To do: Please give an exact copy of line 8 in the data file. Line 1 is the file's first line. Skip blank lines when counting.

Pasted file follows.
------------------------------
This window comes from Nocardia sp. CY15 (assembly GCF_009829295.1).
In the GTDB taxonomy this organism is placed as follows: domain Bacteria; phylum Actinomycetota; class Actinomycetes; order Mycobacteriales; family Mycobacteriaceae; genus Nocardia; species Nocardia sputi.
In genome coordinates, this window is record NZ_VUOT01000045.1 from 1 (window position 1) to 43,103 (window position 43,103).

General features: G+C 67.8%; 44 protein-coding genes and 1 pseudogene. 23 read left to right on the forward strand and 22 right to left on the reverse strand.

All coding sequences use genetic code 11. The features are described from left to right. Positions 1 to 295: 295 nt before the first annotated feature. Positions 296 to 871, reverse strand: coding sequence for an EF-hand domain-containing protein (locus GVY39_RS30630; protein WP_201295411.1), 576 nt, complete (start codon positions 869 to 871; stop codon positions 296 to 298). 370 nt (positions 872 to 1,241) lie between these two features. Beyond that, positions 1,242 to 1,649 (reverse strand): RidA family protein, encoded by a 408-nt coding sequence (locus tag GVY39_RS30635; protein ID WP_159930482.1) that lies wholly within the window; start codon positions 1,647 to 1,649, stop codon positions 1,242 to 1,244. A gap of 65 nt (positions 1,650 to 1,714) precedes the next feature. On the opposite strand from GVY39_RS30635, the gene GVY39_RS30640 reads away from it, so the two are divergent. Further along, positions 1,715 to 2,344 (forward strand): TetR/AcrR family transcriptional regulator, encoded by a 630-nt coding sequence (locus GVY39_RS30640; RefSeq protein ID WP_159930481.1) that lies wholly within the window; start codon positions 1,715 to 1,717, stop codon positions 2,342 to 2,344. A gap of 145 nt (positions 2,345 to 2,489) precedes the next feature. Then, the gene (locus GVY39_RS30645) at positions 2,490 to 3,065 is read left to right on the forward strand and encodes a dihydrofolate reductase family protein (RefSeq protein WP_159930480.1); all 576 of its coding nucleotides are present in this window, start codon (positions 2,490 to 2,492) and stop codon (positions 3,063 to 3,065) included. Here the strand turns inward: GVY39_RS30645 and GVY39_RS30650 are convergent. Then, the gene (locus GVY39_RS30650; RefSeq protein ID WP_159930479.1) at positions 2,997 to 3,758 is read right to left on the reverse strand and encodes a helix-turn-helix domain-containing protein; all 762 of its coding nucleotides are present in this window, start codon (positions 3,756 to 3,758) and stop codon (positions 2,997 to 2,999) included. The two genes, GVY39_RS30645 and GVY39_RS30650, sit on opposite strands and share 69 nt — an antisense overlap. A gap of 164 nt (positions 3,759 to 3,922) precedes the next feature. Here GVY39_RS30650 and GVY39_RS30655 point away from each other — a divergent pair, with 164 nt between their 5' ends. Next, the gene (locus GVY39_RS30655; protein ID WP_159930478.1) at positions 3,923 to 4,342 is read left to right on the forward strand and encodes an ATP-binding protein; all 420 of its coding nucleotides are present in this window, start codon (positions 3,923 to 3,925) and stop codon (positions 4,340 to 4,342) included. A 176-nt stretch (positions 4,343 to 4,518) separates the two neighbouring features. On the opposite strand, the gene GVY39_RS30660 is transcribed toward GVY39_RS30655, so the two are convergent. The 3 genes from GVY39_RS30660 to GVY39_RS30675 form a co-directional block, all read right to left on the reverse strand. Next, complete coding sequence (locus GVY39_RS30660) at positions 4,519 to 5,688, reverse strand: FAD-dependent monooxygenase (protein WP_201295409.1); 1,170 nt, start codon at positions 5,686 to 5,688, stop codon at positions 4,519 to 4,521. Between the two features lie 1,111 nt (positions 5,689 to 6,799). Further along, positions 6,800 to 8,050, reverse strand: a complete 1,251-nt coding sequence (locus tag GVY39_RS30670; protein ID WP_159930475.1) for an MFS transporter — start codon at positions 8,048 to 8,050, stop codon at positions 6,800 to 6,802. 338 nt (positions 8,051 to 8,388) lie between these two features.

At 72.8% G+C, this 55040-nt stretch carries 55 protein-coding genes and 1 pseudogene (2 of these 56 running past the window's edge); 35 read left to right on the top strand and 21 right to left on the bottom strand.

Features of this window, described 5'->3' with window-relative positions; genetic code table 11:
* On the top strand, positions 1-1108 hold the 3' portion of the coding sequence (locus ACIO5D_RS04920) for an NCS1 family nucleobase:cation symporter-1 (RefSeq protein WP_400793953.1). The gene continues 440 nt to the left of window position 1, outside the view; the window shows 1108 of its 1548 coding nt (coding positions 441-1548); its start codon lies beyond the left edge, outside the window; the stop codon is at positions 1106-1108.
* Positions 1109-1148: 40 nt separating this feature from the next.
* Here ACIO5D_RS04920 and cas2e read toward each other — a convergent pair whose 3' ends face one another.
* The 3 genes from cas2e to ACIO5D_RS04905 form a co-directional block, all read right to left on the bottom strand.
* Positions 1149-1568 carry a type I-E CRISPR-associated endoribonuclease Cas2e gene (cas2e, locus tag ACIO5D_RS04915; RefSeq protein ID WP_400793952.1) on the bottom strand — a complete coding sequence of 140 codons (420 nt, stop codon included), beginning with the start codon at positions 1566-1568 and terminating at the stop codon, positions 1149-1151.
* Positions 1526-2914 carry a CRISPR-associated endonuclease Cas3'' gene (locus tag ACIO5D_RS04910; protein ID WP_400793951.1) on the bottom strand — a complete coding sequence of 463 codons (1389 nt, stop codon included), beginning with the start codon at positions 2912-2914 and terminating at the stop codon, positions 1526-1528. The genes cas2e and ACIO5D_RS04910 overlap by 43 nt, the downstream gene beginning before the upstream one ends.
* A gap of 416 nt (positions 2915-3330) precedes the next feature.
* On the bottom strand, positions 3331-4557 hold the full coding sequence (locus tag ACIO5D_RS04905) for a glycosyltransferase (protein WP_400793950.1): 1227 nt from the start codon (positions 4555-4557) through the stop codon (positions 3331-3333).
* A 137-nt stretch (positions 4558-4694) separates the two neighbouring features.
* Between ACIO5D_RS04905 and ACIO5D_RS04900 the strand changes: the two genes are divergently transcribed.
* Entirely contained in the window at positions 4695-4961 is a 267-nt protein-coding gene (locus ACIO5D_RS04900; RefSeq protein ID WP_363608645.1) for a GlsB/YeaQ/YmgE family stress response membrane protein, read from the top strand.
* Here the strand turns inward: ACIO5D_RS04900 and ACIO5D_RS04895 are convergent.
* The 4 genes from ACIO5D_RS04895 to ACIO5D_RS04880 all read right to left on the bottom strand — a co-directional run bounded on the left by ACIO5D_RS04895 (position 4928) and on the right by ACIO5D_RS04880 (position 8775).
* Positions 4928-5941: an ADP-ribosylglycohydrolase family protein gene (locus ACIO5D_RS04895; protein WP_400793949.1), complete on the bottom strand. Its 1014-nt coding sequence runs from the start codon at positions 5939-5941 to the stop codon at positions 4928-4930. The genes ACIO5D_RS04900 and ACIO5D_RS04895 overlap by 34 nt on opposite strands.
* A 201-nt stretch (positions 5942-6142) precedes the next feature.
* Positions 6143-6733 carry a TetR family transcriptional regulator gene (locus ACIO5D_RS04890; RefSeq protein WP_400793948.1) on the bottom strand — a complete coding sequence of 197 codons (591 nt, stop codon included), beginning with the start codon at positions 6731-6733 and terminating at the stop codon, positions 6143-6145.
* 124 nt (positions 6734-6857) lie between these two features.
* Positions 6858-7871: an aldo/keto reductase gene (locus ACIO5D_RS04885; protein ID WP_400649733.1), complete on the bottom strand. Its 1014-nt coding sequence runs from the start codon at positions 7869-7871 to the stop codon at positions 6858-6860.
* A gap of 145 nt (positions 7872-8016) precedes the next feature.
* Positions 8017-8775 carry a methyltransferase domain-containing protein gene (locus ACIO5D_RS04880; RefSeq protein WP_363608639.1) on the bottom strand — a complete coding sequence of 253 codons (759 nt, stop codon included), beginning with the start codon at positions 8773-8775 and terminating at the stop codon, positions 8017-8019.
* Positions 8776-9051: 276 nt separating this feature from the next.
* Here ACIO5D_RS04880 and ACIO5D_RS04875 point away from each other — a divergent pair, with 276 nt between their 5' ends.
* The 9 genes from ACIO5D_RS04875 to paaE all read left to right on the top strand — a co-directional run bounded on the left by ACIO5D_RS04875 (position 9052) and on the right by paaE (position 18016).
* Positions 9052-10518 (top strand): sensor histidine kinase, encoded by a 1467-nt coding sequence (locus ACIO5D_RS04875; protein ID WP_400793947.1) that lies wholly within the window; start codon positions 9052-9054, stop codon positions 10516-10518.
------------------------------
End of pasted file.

* On the top strand, positions 1-1108 hold the 3' portion of the coding sequence (locus ACIO5D_RS04920) for an NCS1 family nucleobase:cation symporter-1 (RefSeq protein WP_400793953.1). The gene continues 440 nt to the left of window position 1, outside the view; the window shows 1108 of its 1548 coding nt (coding positions 441-1548); its start codon lies beyond the left edge, outside the window; the stop codon is at positions 1106-1108.